Microelements Film Essay

Microelements Film Essay-61
The fan base of The Shining would agree that Kubrick’s adaptation is exceptional; however fans of the Stephen King book would perhaps poke holes in the book to film change – and I shall be conducting a comparison between the two adaptations in order to settle the feud.No one can discredit the extreme detail that Kubrick went into in order to create perhaps the most successful of his films.

The fan base of The Shining would agree that Kubrick’s adaptation is exceptional; however fans of the Stephen King book would perhaps poke holes in the book to film change – and I shall be conducting a comparison between the two adaptations in order to settle the feud.

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I think perhaps the most eerie (without intention) part of the whole film is the twisting, turning tracking shot of the humble yellow VW, slowly making its way to its own demise.

One element which really stood out to me was how, in the helicopter tracking shots of the VW, other cars were heading in the opposite direction.

Did Jack’s violent pursuit of his wife and child exist entirely in Wendy’s imagination, or Danny’s, or theirs?

” I think that to be able to fully understand the film as a whole, my own analysis could come in handy with realising the full impact that the Kubrick classic has had upon the film world.

‘A film, also commonly referred to as a cult classic, is a film with a cult following, obscure or unpopular with mainstream audiences, and often revolutionary or ironically enjoyed’ – this quote directly relates to the reviews and hype that The Shining has received over the years.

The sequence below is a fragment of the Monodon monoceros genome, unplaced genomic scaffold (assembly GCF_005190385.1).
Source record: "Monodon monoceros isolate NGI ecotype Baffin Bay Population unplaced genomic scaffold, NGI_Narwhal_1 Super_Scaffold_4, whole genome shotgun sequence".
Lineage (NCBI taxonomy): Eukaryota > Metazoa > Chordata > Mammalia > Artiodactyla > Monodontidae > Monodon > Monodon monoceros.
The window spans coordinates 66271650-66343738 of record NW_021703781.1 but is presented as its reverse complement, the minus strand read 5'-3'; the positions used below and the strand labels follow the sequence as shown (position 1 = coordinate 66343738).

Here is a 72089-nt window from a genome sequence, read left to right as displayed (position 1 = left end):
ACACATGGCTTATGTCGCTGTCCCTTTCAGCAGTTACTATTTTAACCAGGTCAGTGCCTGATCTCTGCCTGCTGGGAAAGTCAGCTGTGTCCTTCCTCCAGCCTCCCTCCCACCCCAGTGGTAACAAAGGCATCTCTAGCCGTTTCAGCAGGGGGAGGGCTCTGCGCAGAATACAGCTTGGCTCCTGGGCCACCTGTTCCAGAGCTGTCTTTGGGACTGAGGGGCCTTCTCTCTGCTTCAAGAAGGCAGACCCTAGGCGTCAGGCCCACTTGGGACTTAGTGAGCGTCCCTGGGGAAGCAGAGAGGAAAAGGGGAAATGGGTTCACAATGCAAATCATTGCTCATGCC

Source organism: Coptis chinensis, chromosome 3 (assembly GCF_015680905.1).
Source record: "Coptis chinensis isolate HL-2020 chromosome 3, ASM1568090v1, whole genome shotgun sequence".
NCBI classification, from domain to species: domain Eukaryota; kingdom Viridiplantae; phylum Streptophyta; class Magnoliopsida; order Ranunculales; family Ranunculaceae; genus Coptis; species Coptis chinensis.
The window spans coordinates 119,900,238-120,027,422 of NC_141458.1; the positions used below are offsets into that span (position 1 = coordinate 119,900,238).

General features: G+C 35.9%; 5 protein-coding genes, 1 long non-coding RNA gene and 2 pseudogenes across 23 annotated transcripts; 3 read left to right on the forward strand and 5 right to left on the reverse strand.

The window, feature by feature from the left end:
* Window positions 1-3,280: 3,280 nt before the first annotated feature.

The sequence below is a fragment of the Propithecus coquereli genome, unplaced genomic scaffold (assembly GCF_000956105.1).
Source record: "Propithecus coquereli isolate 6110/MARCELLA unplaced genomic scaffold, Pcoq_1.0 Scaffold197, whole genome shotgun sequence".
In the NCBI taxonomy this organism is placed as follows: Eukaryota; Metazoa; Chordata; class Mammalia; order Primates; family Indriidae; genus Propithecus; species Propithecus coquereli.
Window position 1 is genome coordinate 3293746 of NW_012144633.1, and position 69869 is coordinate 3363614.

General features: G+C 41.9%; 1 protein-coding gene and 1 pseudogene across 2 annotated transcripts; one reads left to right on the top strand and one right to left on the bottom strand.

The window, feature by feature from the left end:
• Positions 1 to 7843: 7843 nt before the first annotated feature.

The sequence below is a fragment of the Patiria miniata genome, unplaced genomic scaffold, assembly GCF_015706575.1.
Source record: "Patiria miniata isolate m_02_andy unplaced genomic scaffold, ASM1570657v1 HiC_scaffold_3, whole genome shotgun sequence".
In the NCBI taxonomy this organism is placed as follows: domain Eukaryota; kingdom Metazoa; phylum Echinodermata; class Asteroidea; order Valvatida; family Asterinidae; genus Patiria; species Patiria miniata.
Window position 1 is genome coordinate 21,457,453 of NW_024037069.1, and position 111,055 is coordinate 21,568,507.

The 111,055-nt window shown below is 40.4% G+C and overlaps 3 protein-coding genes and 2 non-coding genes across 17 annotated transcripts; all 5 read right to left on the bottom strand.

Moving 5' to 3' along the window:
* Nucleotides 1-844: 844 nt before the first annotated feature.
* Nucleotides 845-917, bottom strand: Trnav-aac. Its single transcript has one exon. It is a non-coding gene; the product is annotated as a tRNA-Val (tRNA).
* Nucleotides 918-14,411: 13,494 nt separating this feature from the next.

I’m going to be exploring both macro and micro elements which builds the bones of this classic psychological horror – and I’m going to be taking in consideration the reviews and opinions of famous film critics, such as James Berardinelli, to make sure my article isn’t totally biased.

Now sure, you might say this was because they were leaving for the winter, but to me it demonstrates an unnerving avoidance to the Overlook – foreshadowing the unfortunate paranormal atmosphere which sticks with the hotel.

I love how Kubrick decided to include Wendy’s fear of the Donner Party in the film, as she wearily listens to Jack explaining what they did to his son Danny.

“However, Ebert believes that she takes a more sinister turn towards the final scene of the film, he utilises the fact that Kubrick deleted a scene before the box office premiere of the film in 1980; “But there is a deleted scene from “The Shining” that casts Wendy’s reliability in a curious light.

Near the end of the film, on a frigid night, Jack chases Danny into the labyrinth on the hotel grounds.

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